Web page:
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I'm in Coupons Scholarship 2014. Entry-Erin F.

As a 27 year old graduate student working a full time schedule without pay, I find “couponing” a necessity.  The demands of day-to-day life and limited resources, however, make couponing an activity I rarely find myself engaging in.  More often than not I find it more financially sustainable to forgo buying products all together than buy them at a reduced rate.  I submit more to a sharing rather than spending economy.

Imin.com makes couponing as easy as it can be, given the limitations of online advertising.  The platform for couponing on imin.com is clear.  A subscriber is led directly to their product of choice with ease.  The problem in making couponing with imin.com a regular habit is not a problem related to imin.com, per se, but a problem created by consumer culture in general.  As a person who identifies as working class, I am keenly aware of financial stress.  Couponing seems like one reasonable way to relieve that stress, however, couponing still demands buying products.  At this stage of financial insecurity in my life, I would rather work to reduce my need for things all together than spend time and money buying things at a reduced rate.  For example, I took a box full of soap from my friend’s family business and will not need to spend money on soap for years.  Additionally, I eat leftover lunch provided for clients by my work cafeteria rather than spend money on packing a lunch.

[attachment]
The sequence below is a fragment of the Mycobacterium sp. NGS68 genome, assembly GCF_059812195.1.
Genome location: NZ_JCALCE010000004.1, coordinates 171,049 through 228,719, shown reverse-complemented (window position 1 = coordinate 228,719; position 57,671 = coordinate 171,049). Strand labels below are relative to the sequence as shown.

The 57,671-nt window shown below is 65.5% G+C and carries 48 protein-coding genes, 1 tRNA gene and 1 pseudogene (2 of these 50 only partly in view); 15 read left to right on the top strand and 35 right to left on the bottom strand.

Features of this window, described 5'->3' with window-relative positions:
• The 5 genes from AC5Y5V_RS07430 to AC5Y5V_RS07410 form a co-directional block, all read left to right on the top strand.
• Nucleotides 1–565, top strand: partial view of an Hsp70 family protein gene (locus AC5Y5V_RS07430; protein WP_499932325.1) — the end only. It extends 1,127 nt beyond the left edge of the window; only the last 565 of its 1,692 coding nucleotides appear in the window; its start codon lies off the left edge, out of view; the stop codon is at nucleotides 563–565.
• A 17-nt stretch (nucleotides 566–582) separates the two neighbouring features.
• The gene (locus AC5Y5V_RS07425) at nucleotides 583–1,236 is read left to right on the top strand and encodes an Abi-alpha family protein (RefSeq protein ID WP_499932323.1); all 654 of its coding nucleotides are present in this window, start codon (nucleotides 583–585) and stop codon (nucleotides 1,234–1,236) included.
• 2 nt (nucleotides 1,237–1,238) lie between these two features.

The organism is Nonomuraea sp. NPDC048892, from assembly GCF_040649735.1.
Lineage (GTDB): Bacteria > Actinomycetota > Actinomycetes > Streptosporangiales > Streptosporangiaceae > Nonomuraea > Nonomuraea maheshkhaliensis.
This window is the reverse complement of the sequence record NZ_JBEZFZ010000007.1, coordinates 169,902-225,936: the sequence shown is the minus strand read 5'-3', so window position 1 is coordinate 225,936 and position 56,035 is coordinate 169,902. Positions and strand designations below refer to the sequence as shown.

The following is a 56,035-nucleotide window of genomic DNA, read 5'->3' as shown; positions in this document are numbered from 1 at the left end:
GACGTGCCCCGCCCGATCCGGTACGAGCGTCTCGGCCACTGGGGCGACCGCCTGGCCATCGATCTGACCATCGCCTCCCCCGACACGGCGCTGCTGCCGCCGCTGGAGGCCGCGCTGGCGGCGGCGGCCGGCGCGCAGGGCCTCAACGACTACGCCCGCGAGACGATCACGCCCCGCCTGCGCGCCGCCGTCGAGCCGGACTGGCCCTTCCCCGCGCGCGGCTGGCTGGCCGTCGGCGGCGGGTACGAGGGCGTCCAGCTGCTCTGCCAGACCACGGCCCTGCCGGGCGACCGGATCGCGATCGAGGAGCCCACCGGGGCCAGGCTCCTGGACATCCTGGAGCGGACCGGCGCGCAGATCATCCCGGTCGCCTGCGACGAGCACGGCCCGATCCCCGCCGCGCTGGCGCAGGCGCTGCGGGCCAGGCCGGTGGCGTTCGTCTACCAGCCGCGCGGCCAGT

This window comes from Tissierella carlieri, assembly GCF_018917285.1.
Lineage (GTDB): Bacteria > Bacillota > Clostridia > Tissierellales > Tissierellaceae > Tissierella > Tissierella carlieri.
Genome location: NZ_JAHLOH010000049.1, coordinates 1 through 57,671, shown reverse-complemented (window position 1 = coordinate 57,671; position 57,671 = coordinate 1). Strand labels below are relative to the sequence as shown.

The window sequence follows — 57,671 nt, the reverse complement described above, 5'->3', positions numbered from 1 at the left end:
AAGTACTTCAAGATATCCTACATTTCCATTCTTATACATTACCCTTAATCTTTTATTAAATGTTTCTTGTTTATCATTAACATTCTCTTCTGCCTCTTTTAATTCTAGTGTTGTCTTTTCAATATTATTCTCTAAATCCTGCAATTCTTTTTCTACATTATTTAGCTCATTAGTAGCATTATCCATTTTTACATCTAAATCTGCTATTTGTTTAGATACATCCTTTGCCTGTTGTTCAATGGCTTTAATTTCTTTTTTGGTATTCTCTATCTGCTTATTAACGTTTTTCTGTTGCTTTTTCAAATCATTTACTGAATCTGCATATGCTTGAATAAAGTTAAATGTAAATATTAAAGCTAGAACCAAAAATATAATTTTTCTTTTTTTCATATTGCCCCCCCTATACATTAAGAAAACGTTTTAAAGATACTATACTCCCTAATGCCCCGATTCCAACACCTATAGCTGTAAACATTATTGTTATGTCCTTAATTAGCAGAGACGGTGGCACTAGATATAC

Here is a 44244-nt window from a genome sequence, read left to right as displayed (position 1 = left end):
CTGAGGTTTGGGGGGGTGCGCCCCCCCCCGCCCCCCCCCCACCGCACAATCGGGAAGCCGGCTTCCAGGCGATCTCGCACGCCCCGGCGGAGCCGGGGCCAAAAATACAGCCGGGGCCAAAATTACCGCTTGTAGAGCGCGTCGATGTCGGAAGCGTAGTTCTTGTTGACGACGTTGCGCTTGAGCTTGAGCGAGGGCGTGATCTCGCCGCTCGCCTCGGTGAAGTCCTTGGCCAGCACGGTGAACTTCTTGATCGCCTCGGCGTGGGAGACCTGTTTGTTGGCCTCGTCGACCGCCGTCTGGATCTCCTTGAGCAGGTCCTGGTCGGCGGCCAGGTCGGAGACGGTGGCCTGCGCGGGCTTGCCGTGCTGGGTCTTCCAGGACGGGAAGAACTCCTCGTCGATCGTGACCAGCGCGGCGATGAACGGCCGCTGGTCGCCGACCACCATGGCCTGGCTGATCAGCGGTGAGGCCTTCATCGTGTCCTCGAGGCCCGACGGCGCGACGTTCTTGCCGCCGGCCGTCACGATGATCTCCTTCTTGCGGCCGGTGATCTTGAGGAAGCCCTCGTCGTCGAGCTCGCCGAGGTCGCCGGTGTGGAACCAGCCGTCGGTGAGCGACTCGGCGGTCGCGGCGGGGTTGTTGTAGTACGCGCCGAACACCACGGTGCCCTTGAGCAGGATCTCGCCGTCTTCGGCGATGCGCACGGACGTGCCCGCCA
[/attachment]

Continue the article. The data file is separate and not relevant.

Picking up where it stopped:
A note from us at I’m In:  We can help you save on groceries and save on food and restaurants at I’m In!

In conclusion, imin.com is an exceptional platform to make coupons available to coupon users.  As a working class grad student, I most likely fit the description of a person likely to benefit from imin.com.  However, due to the high demands I face on a daily basis to reduce my financial needs, I find it more practical to eliminate product purchases all together rather than find a way to buy them at a reduced rate.  I find that consumer culture doesn’t work for many of my peers.  Rather than spend money buying more for ourselves, we often work to provide for each other, in more of a sharing rather than spending economy.

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